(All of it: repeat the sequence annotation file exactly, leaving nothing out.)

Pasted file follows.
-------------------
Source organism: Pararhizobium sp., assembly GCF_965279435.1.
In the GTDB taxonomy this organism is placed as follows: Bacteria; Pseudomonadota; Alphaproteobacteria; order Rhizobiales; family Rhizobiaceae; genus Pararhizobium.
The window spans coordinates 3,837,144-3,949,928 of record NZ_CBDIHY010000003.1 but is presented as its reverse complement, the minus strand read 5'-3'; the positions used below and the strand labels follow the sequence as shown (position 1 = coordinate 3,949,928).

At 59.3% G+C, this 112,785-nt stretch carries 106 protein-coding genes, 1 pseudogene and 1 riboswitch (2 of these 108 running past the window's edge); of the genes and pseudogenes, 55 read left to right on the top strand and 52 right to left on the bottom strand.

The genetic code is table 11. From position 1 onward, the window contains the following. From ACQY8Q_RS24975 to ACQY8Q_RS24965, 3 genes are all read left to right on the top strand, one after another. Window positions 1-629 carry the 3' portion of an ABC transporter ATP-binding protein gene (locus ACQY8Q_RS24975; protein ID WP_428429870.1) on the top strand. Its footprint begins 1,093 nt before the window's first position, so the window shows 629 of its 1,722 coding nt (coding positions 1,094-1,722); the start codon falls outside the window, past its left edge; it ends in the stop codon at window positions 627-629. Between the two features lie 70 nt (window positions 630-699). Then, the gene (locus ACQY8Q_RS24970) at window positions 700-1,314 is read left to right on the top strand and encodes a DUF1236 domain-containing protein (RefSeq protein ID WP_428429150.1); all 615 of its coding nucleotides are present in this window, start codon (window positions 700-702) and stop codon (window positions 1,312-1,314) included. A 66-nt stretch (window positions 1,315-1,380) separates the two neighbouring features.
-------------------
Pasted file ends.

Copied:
Source organism: Pararhizobium sp., assembly GCF_965279435.1.
In the GTDB taxonomy this organism is placed as follows: Bacteria; Pseudomonadota; Alphaproteobacteria; order Rhizobiales; family Rhizobiaceae; genus Pararhizobium.
The window spans coordinates 3,837,144-3,949,928 of record NZ_CBDIHY010000003.1 but is presented as its reverse complement, the minus strand read 5'-3'; the positions used below and the strand labels follow the sequence as shown (position 1 = coordinate 3,949,928).

At 59.3% G+C, this 112,785-nt stretch carries 106 protein-coding genes, 1 pseudogene and 1 riboswitch (2 of these 108 running past the window's edge); of the genes and pseudogenes, 55 read left to right on the top strand and 52 right to left on the bottom strand.

The genetic code is table 11. From position 1 onward, the window contains the following. From ACQY8Q_RS24975 to ACQY8Q_RS24965, 3 genes are all read left to right on the top strand, one after another. Window positions 1-629 carry the 3' portion of an ABC transporter ATP-binding protein gene (locus ACQY8Q_RS24975; protein ID WP_428429870.1) on the top strand. Its footprint begins 1,093 nt before the window's first position, so the window shows 629 of its 1,722 coding nt (coding positions 1,094-1,722); the start codon falls outside the window, past its left edge; it ends in the stop codon at window positions 627-629. Between the two features lie 70 nt (window positions 630-699). Then, the gene (locus ACQY8Q_RS24970) at window positions 700-1,314 is read left to right on the top strand and encodes a DUF1236 domain-containing protein (RefSeq protein ID WP_428429150.1); all 615 of its coding nucleotides are present in this window, start codon (window positions 700-702) and stop codon (window positions 1,312-1,314) included. A 66-nt stretch (window positions 1,315-1,380) separates the two neighbouring features.